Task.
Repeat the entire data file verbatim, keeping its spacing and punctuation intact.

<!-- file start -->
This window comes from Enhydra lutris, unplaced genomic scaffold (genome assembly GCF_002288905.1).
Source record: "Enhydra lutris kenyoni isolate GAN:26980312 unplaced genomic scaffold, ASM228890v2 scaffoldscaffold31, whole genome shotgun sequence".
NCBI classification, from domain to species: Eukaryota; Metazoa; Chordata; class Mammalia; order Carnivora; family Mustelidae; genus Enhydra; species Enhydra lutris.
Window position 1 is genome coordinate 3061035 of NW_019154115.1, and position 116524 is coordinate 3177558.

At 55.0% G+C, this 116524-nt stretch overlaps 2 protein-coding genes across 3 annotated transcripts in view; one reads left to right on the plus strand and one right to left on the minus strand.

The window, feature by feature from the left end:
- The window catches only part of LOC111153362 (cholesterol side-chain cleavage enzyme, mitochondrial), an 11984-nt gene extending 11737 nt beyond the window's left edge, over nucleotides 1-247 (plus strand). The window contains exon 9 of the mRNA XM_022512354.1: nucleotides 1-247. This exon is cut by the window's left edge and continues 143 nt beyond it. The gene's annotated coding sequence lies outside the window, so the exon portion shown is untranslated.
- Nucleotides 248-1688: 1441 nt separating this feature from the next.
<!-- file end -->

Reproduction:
This window comes from Enhydra lutris, unplaced genomic scaffold (genome assembly GCF_002288905.1).
Source record: "Enhydra lutris kenyoni isolate GAN:26980312 unplaced genomic scaffold, ASM228890v2 scaffoldscaffold31, whole genome shotgun sequence".
NCBI classification, from domain to species: Eukaryota; Metazoa; Chordata; class Mammalia; order Carnivora; family Mustelidae; genus Enhydra; species Enhydra lutris.
Window position 1 is genome coordinate 3061035 of NW_019154115.1, and position 116524 is coordinate 3177558.

At 55.0% G+C, this 116524-nt stretch overlaps 2 protein-coding genes across 3 annotated transcripts in view; one reads left to right on the plus strand and one right to left on the minus strand.

The window, feature by feature from the left end:
- The window catches only part of LOC111153362 (cholesterol side-chain cleavage enzyme, mitochondrial), an 11984-nt gene extending 11737 nt beyond the window's left edge, over nucleotides 1-247 (plus strand). The window contains exon 9 of the mRNA XM_022512354.1: nucleotides 1-247. This exon is cut by the window's left edge and continues 143 nt beyond it. The gene's annotated coding sequence lies outside the window, so the exon portion shown is untranslated.
- Nucleotides 248-1688: 1441 nt separating this feature from the next.